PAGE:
Also hopefully batteries will get cheaper over time.

Battery cells will get cheaper over time. New battery packs for EVs older than ~10 years will often be unavailable at any price because they're no longer manufactured, or will be so expensive that the car gets scrapped. DRM features will make it difficult for third-party auto parts manufacturers to sell cheaper aftermarket replacement packs.

Zoe cars that sold 10 years ago can still get their battery replaced without much difficulties.

Cool. How much does that cost including all parts and labor as a percentage of the vehicle's value? Does Renault actually sell new production battery packs for those vehicles, or just refurbished parts with degraded capacity?

> Does Renault actually sell new production battery packs for those vehicles,

Yes.

> How much does that cost including all parts and labor as a percentage of the vehicle's value?

I think you are overestimating the time it take to replace a battery with appropriate equipment.

https://www.youtube.com/watch?v=23qFN9sLjVU

Initially only leased batteries were available, so there is still a lot of people with leased batteries, and batteries get swapped for free when capacity drop below 75%.

The trick is that the battery capacity rarely go below 75%.

Battery replacement is something very rare (which make leasing a bad deal), 10 years laters there is still very few peoples that peoples that made their car batteries replaced.


Honestly, I trust you're being sincere, but this reads like anti-EV FUD.

I am being sincere and would like to see EVs succeed, but let's be realistic about the full lifecycle costs and residual values. This goes beyond short term service costs.

A 2002 model year Toyota 4Runner in decent running condition still retains significant value today, and can be easily repaired with commonly available parts. In 2042, will we be able to say the same about any EV being sold today?


Tesla was working on batteries with a 20-year lifespan.

I'm trying to picture what the cost of a LiPo battery array was 20 years ago, in 2002

This argument started when the original Prius came out in 1997, twenty five years ago. Lots of predictions of "totaled" priuses, an environmental apocalypse, "gotcha, liberals!" etc.

What actually happened: a cottage industry for repairing the battery packs sprung up to meet demand or when they'd fail, which wasn't that often (and indeed, Hybrid Camrys became the standard taxi cab in a number of US cities, racking up hundreds of thousands of miles on their batteries.) There are shops all around the country that do cell replacement now and getting your hybrid battery pack serviced is less painful than a lot of major engine repairs.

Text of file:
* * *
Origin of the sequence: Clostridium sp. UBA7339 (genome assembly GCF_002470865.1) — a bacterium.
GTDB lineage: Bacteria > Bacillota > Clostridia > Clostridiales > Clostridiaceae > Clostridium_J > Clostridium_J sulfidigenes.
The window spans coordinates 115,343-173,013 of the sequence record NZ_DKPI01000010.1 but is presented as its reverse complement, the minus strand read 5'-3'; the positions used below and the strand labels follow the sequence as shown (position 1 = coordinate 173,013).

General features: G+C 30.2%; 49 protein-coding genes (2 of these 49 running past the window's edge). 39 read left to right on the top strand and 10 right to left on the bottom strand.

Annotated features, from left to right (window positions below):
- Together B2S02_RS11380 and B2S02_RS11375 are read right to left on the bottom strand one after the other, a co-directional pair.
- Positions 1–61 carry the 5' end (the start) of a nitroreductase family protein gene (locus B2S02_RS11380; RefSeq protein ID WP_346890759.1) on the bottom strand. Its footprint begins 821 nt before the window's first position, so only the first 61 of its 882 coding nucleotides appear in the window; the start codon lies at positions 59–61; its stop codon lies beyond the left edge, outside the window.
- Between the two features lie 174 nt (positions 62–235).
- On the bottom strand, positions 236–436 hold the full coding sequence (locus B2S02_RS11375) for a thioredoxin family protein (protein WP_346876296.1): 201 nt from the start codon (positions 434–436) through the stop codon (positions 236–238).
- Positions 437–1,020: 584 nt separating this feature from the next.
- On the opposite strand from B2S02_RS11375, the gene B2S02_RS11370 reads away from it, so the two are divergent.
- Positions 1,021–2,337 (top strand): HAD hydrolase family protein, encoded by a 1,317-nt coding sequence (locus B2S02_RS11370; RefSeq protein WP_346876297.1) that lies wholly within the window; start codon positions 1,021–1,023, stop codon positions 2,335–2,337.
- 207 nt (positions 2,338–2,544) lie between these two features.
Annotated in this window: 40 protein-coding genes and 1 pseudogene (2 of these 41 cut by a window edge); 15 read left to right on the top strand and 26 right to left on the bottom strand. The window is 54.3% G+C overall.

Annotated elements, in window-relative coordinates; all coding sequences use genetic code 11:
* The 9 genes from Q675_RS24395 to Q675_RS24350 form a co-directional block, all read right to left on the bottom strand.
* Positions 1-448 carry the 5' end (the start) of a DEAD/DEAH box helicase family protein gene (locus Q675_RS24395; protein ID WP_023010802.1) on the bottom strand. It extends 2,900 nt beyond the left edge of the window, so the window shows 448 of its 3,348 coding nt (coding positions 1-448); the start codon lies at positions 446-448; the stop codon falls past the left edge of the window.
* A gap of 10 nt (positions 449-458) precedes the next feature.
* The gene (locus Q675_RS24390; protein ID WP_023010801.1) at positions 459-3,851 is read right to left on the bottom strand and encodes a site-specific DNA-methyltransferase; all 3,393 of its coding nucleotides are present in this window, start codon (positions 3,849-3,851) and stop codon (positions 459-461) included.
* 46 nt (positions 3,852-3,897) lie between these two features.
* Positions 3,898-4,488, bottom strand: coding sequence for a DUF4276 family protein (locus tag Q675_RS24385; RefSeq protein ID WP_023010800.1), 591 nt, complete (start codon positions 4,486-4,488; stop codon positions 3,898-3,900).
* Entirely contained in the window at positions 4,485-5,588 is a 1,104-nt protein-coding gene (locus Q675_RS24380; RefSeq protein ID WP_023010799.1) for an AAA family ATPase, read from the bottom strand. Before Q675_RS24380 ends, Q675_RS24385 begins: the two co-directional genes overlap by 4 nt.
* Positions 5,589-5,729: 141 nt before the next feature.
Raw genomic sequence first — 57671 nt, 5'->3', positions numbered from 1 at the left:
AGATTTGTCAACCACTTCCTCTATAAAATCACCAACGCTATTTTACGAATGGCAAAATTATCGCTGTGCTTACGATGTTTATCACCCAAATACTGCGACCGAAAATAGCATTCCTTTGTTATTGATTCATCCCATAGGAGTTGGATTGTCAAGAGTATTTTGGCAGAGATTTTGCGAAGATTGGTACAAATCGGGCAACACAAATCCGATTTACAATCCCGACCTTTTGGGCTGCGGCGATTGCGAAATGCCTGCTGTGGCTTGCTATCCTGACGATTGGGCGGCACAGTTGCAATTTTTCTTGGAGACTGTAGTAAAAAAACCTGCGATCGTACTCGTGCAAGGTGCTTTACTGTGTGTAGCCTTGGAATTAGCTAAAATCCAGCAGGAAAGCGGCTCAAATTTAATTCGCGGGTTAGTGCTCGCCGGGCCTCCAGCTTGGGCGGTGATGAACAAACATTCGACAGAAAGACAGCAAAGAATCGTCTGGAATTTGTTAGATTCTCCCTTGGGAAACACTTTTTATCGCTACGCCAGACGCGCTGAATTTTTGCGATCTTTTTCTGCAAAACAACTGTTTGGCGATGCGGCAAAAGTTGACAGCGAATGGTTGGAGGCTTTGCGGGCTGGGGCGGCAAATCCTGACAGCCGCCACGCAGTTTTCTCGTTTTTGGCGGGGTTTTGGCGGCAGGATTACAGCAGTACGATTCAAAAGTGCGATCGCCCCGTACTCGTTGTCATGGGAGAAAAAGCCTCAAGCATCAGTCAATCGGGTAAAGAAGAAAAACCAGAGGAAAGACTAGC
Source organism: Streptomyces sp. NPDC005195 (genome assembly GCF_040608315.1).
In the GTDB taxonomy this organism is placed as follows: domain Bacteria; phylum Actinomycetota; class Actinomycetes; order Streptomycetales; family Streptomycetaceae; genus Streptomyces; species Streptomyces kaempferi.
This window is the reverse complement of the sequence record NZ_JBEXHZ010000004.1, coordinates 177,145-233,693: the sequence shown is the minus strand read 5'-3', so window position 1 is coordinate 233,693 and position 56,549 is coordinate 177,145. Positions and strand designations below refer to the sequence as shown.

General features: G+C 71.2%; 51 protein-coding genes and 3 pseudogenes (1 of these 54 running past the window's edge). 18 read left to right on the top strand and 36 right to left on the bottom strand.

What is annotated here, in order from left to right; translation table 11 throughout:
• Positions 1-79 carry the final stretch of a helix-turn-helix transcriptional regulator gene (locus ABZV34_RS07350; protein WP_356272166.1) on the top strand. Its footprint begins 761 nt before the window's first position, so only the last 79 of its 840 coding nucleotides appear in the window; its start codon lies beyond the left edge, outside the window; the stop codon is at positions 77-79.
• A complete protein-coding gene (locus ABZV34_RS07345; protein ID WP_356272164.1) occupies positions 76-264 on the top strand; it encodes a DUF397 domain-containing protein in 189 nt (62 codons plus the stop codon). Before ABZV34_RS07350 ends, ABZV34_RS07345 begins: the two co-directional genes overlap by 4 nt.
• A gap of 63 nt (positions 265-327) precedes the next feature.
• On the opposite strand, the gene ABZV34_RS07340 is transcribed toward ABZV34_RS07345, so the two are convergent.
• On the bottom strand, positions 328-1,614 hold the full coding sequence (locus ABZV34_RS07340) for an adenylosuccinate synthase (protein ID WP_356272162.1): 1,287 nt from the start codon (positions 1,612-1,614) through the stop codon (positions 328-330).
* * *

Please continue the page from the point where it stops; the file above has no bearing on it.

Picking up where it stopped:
Bolt EVs were (in large part due to GM's extremely conservative charge profiles for DCFC) seeing much less battery degradation than expected. Right up until the manufacturing defects reared their head...and GM has replaced all the batteries, giving them a very long warranty...8, maybe 10 years? I forget which.

> If ev's ever come down in price

You can buy several EV models new for under $30k, which is substantially less than the median car price in the US.


Notable, in California EV and hybrid batteries get a ten year 150,000 mile warranty.

Speaking of Bolts, two years ago you could buy one with 30k miles on it for $15-18k. Can't now!

The argument that EV's are too expensive based solely off the purchase price while ignoring everything else gets tiresome. My take is lower maintenance costs and depreciation beats out the difference between the cost of electricity vs gas. 5 cents/mile vs 12-15 cents a mile. That's only 7 to 10 cents/mile difference. EV's cost less to run even if gasoline were free.


yeah, but i'd argue ten years is nothing. I don't doubt batteries will last 10 years, and for affluent people, cars are replaced more often than that. But if you are talking about wide spread adoption, low and lower middle class are going to keep cars much longer, if they can even afford new cars...

And speaking of, would you dare buy a used ev car? You probably are talking at least 10K for a ten year old EV, and then if the battery is shot, and you now have to dump another 8K at least. Used EVs, imo, are a risky purchase.


Agree with this. This thread also mentioned the early Nissan Leaf, and exact same thing happened, a new cottage industry popped up to support rebuilds and even further range increase.

Not really. Even boring standard NMC battery will last a very long time. Sure at some point it will degrade and only have 80% capacity but even then you can continue to use it for many years after that.

Unless you have some electrical breakdown or something like that many batteries that we are building now can easily last 20+ years.


There's surivivership bias built into this sort of analysis: If a repair costs more than the residual value of the car (e.g., like a battery pack or electric motor) or if it's impossible to get replacement parts, then it won't be reported as a cost since the work isn't done.

Given the complexity of an ICE (engine, transmission, exhaust system, cooling system, etc...) I think this would work against ICEs more than EVs.

ICE is complex, but the parts are smaller, cheaper, and have a very mature repair ecosystem.

This. In cheaper vehicles you can replace the entire drivetrain engine included for a couple grand.

Or rather, many people replace a dozen cheaper parts over a period of time.

Clearly you’ve never owned an audi (or any other german car for that matter)

I have a 90s BMW. They require a steady diet of many parts that cost many hundreds of dollars.

As compared to an EV which rarely needs parts that each cost thousands of dollars.

The ICE car costs more total, but spread over a large number of smaller payments.


Maybe with 90s models you can get away with this assuming you have access to cheap labor somehow but for post 2000 bmws/audis you can add a zero or two to your calculations (especially anything gearbox related)